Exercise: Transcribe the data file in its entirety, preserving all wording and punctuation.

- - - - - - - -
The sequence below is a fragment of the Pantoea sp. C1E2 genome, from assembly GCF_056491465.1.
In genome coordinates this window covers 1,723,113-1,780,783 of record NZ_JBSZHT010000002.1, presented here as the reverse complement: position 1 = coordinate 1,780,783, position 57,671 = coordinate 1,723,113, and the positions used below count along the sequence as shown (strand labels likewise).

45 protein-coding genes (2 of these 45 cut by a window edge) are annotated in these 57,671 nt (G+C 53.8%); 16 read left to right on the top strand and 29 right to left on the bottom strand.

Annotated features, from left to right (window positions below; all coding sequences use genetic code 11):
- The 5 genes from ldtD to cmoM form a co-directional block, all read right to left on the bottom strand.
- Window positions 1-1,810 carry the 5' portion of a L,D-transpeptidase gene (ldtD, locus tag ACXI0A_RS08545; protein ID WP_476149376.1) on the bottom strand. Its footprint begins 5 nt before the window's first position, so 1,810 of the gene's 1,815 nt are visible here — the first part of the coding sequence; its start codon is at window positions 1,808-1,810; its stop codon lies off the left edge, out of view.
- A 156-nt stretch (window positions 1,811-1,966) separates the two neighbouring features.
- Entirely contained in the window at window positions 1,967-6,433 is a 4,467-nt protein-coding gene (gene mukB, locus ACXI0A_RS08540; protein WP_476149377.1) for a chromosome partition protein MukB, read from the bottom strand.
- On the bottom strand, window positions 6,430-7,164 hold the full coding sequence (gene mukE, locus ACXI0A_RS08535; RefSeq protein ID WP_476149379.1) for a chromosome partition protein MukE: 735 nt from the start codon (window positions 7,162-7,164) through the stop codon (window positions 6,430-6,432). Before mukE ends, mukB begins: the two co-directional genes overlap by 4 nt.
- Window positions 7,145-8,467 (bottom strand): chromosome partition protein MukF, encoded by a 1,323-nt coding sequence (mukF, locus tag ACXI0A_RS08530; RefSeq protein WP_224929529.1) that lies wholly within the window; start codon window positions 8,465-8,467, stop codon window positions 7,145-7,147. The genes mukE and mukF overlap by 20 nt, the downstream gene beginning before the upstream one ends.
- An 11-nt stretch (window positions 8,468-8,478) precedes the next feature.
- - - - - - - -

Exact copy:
The sequence below is a fragment of the Pantoea sp. C1E2 genome, from assembly GCF_056491465.1.
In genome coordinates this window covers 1,723,113-1,780,783 of record NZ_JBSZHT010000002.1, presented here as the reverse complement: position 1 = coordinate 1,780,783, position 57,671 = coordinate 1,723,113, and the positions used below count along the sequence as shown (strand labels likewise).

45 protein-coding genes (2 of these 45 cut by a window edge) are annotated in these 57,671 nt (G+C 53.8%); 16 read left to right on the top strand and 29 right to left on the bottom strand.

Annotated features, from left to right (window positions below; all coding sequences use genetic code 11):
- The 5 genes from ldtD to cmoM form a co-directional block, all read right to left on the bottom strand.
- Window positions 1-1,810 carry the 5' portion of a L,D-transpeptidase gene (ldtD, locus tag ACXI0A_RS08545; protein ID WP_476149376.1) on the bottom strand. Its footprint begins 5 nt before the window's first position, so 1,810 of the gene's 1,815 nt are visible here — the first part of the coding sequence; its start codon is at window positions 1,808-1,810; its stop codon lies off the left edge, out of view.
- A 156-nt stretch (window positions 1,811-1,966) separates the two neighbouring features.
- Entirely contained in the window at window positions 1,967-6,433 is a 4,467-nt protein-coding gene (gene mukB, locus ACXI0A_RS08540; protein WP_476149377.1) for a chromosome partition protein MukB, read from the bottom strand.
- On the bottom strand, window positions 6,430-7,164 hold the full coding sequence (gene mukE, locus ACXI0A_RS08535; RefSeq protein ID WP_476149379.1) for a chromosome partition protein MukE: 735 nt from the start codon (window positions 7,162-7,164) through the stop codon (window positions 6,430-6,432). Before mukE ends, mukB begins: the two co-directional genes overlap by 4 nt.
- Window positions 7,145-8,467 (bottom strand): chromosome partition protein MukF, encoded by a 1,323-nt coding sequence (mukF, locus tag ACXI0A_RS08530; RefSeq protein WP_224929529.1) that lies wholly within the window; start codon window positions 8,465-8,467, stop codon window positions 7,145-7,147. The genes mukE and mukF overlap by 20 nt, the downstream gene beginning before the upstream one ends.
- An 11-nt stretch (window positions 8,468-8,478) precedes the next feature.